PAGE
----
It’s been a big offseason for the Eagles. Their final 53-man roster was filled with depth at positions where it wasn’t expected, and a lack of it where numbers were considered a necessity. One of the positions that flew under the radar on that front was the team’s last line of Defense.
The Eagles decided to keep five Safeties on their roster after signing Corey Graham earlier in the offseason. Malcolm Jenkins and Rodney McLeod are the starting tandem, with Graham and Watkins listed behind them and special teams ace Chris Maragos being the fifth. But the decision to go heavy at Safety isn’t just a coincidence.
The narrative in the secondary last year is one told too often. Ron Brooks suffered a season-ending injury that dragged Malcolm Jenkins into the nickel and forced Jaylen Watkins into the game on 38% of defensive snaps overall. While adding some extra veteran and starting talent behind the team’s star-studded starters, it gives the Eagles some much needed optionality.
Graham was one of the Bills’ most durable players lat year. Playing in 98% of snaps, he recorded 87 tackles and an interception. Since entering the league in 2007, Graham has only missed one game and spent eight of his ten season’s playing in a mix of cornerback roles for the Baltimore Ravens and Chicago Bears.
There’s one thing all of the Eagles safeties have in common however. Young or old, special teams ace or former Pro Bowler, they’re all built in the mold of a new prototype. Speed, versatility and ball skills are the name of the game now.
“For me, it’s more wide receiver, tight ends, the college guy. You’ve seen it.” Jim Schwartz told the media yesterday. “Washington has [TE] Jordan Reed. There are a bunch of those guys around the league, whether it’s [Seahawks TE] Jimmy Graham or whoever it is. They all line them up at wide receiver and you have to have the ability to cover.”
The team is almost renowned for its pressure up front at this point. With Derek Barnett and Tim Jernigan headlining the offseason additions to the pass rush, it would be no hot take to predict that the Eagles front four emerges as one of the most disruptive in the league. To be able to do that however, you need help over the top.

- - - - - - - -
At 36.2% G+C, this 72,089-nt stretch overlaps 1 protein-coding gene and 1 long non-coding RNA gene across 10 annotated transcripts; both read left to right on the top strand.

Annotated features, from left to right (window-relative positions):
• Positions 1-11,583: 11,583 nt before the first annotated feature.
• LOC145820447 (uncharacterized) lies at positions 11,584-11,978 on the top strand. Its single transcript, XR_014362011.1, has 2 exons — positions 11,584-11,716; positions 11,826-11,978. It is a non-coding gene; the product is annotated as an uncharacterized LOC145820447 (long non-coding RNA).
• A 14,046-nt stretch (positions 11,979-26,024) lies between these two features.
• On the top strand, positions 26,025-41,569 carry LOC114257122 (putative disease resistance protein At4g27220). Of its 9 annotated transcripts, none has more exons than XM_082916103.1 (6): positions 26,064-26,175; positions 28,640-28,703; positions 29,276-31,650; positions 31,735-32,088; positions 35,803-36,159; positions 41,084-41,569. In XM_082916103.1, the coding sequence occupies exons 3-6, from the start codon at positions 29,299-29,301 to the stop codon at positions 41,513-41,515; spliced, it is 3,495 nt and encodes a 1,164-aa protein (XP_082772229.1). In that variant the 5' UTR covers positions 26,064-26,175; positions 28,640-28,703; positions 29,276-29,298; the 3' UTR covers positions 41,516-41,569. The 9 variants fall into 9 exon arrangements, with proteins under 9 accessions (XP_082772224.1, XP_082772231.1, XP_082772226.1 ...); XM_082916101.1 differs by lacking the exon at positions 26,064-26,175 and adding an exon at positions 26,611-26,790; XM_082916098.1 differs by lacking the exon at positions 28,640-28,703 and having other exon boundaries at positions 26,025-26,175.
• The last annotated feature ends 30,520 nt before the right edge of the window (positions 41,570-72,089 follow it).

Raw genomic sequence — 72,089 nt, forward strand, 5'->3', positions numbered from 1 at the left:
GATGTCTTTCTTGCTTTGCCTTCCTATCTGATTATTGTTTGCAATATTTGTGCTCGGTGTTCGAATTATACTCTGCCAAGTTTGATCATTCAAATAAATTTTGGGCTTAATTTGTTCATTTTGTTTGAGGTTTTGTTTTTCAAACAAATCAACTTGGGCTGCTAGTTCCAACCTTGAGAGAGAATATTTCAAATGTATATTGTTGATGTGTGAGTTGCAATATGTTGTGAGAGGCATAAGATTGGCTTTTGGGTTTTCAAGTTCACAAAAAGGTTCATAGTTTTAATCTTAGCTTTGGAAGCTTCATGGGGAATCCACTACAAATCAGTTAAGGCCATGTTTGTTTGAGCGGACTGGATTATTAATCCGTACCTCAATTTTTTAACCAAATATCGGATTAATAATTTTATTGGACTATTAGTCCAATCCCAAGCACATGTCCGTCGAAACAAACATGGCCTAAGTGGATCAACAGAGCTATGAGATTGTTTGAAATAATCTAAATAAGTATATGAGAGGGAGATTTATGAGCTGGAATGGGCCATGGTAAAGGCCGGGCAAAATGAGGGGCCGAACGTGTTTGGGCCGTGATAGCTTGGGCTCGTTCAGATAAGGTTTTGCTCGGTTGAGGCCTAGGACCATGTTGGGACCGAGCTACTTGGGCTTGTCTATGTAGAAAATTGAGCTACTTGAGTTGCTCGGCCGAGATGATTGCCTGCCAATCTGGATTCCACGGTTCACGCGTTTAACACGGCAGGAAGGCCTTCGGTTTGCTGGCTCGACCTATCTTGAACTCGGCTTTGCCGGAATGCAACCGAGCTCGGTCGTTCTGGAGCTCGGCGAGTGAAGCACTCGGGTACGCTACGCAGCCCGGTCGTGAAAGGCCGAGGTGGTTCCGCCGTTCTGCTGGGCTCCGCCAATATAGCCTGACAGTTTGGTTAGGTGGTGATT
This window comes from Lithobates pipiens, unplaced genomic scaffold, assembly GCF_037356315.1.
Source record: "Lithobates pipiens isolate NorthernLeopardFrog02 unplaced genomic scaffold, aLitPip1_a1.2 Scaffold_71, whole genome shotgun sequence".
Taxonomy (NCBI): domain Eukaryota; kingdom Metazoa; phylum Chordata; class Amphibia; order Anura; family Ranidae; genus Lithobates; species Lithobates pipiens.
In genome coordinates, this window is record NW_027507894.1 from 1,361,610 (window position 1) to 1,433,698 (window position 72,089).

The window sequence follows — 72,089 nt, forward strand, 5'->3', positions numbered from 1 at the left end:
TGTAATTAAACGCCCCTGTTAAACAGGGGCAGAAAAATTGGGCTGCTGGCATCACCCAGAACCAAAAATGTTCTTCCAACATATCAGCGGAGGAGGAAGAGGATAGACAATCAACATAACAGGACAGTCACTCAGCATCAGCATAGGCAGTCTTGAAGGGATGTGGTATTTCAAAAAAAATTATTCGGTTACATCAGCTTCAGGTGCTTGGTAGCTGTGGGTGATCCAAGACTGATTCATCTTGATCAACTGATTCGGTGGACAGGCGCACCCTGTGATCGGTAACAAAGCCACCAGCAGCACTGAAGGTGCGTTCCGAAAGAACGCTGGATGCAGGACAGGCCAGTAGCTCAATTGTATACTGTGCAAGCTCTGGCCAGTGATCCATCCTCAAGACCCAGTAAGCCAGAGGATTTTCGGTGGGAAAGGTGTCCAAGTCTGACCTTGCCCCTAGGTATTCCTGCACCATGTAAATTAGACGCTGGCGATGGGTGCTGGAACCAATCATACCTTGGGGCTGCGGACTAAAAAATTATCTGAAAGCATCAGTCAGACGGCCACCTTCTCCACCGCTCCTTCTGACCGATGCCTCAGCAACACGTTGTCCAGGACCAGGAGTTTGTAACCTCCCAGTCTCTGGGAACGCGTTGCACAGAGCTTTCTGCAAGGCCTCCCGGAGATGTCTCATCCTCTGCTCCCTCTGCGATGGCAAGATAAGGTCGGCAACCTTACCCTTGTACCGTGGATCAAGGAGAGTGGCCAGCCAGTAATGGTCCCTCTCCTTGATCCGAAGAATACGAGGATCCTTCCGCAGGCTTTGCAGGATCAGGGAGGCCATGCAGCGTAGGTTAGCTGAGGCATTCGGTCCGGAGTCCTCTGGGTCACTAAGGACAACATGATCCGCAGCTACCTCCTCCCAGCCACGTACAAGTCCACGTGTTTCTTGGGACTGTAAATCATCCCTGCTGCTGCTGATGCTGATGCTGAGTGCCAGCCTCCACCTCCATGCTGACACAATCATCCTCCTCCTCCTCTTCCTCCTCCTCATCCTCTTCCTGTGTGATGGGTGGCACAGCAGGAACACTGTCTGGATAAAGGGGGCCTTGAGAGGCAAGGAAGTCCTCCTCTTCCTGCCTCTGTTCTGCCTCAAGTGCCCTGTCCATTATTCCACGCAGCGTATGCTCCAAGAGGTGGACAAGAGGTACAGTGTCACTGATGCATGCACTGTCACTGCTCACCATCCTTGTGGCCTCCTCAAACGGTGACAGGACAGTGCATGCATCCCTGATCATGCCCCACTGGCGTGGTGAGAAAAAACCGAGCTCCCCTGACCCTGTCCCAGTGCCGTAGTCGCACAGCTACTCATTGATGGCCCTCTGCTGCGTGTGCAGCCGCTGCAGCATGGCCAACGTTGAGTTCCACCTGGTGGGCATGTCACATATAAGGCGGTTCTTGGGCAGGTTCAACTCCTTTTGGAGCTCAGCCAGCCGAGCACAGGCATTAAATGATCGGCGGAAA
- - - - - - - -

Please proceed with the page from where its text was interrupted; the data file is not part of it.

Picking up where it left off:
“A lot of times your safeties have to cover almost every offense — probably 60 to 70 percent of our snaps this year will be against three wide receiver sets.” Schwartz said. “So anytime you’re blitzing, that guy is not now just covering a fullback or a tight end, he’s covering a skill player, he is covering a wide receiver. So it gives you some flexibility to be able to handle those things.”
Surprisingly, the Eagles didn’t actually blitz that much at all last year. In fact, the team only blitzed 142 times during their 7-9 campaign, amassing just 11 sacks of their season total 34. This year however, with the versatility to move guys right down into the nickel or help those corners left on an Island, the Eagles are locked and loaded over the top with a new breed of NFL Safety.
“I go back, I’ve been around a while, when safeties were named ‘Thumper’ — and I had a guy in Tennessee, first name was Tank, and I joked — Tank was a hell of a player, Tank Williams out of Stanford.” Schwartz explained. “But Tank was a 235-pound safety. We saw a lot of two-back sets. He was sort of an extra linebacker in there, even though he was fast. I don’t need guys named ‘Hammer’ and ‘Tank’, I need guys named ‘Swifty’ and ‘Ball Hawk’ and ‘The Glove’. Those are nicknames we’re looking for now.”
If not for a role that was spread out so vastly around the Defense, Malcolm Jenkins and Rodney McLeod may well have created their own legion of boom. They will have a chance to do just that once more this season, and with some reinforcements from versatile defensive backs who can hit hard and sniff the ball out, it’s safe to say that Schwartz should feel more comfort in taking the chains off of a pass rush that’s destined to dominate.
Mandatory Credit: James Lang-USA TODAY Sports